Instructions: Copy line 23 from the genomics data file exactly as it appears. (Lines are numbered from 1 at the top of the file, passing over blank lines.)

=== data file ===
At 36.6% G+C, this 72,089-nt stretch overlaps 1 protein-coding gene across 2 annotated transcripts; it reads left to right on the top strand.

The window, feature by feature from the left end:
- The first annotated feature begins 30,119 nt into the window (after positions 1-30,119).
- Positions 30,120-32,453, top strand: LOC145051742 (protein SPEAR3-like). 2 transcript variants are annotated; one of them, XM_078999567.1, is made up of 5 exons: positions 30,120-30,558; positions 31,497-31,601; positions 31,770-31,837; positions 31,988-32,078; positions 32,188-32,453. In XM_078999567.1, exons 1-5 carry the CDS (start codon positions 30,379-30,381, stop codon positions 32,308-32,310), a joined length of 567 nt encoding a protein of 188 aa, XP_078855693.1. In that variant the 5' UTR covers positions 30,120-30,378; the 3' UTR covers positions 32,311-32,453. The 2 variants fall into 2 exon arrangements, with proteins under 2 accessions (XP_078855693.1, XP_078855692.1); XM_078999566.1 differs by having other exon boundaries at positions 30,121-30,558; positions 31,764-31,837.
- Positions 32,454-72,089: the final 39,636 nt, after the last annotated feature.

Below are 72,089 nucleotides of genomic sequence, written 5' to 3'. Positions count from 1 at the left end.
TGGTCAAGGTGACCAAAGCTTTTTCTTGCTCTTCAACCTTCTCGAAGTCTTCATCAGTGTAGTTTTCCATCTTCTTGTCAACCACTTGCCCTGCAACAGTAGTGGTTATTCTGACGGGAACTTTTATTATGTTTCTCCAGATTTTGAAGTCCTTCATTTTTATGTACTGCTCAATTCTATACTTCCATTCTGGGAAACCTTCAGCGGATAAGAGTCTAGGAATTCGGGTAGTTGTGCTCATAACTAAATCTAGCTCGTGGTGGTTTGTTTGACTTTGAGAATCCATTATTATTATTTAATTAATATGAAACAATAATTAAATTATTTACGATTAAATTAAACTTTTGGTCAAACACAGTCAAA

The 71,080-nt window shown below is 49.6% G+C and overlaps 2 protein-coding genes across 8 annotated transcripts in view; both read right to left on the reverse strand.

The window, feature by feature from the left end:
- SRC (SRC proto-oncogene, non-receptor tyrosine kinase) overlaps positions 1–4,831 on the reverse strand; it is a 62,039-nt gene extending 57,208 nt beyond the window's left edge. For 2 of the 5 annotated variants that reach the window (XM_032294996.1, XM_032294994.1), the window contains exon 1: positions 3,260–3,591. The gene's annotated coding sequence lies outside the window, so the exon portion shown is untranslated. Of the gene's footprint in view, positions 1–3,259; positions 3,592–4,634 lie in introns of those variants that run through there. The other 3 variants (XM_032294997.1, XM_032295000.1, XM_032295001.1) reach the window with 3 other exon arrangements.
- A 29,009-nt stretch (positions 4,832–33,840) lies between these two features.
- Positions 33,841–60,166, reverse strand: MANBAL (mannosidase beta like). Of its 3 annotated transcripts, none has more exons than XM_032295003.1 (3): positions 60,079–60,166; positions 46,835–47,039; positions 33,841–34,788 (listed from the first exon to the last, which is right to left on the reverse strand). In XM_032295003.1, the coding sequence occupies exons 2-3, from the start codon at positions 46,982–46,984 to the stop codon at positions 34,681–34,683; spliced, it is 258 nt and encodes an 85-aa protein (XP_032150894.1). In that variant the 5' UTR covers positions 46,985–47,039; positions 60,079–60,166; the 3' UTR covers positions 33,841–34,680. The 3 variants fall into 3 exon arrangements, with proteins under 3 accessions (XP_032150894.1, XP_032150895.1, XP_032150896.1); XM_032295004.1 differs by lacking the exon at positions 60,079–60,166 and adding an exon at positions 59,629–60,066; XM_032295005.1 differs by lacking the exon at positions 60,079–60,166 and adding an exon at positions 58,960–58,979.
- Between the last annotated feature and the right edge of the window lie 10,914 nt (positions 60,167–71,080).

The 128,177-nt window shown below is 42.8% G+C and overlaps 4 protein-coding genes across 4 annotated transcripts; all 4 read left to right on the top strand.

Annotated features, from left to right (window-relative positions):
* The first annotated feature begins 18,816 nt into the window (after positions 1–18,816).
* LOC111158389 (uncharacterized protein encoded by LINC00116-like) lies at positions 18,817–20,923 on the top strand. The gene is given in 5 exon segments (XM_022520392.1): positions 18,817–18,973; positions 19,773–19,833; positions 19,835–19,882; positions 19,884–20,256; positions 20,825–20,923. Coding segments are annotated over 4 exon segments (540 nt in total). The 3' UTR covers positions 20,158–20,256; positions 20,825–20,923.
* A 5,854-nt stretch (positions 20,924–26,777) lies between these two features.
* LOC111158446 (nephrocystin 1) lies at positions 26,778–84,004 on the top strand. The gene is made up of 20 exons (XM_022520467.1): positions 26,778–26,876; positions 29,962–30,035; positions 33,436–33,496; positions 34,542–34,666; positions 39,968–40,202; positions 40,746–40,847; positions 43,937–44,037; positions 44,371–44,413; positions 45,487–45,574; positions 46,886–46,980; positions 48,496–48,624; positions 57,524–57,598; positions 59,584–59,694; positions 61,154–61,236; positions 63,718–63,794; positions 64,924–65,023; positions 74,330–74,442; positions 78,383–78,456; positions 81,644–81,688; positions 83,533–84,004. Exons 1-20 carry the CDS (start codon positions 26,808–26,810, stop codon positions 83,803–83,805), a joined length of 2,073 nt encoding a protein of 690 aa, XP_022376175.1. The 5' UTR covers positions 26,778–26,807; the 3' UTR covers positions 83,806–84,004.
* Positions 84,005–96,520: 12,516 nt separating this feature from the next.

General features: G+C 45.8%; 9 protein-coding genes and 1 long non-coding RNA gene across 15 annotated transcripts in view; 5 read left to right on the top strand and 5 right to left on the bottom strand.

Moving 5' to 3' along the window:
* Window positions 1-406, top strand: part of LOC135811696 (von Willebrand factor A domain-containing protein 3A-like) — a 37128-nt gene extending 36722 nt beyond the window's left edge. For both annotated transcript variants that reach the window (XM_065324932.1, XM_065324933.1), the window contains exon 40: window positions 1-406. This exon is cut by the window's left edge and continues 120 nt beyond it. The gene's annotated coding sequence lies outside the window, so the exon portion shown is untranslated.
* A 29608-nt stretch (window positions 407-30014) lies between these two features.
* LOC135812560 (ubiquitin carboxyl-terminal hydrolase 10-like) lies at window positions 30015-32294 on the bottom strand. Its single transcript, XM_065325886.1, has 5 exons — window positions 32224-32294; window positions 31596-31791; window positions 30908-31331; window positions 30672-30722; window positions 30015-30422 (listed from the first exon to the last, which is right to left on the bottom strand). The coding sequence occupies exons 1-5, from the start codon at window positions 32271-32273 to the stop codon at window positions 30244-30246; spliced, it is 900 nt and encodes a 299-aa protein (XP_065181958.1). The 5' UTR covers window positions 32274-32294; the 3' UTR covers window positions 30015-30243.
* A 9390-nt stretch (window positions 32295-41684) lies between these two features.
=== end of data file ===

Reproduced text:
* Window positions 1-406, top strand: part of LOC135811696 (von Willebrand factor A domain-containing protein 3A-like) — a 37128-nt gene extending 36722 nt beyond the window's left edge. For both annotated transcript variants that reach the window (XM_065324932.1, XM_065324933.1), the window contains exon 40: window positions 1-406. This exon is cut by the window's left edge and continues 120 nt beyond it. The gene's annotated coding sequence lies outside the window, so the exon portion shown is untranslated.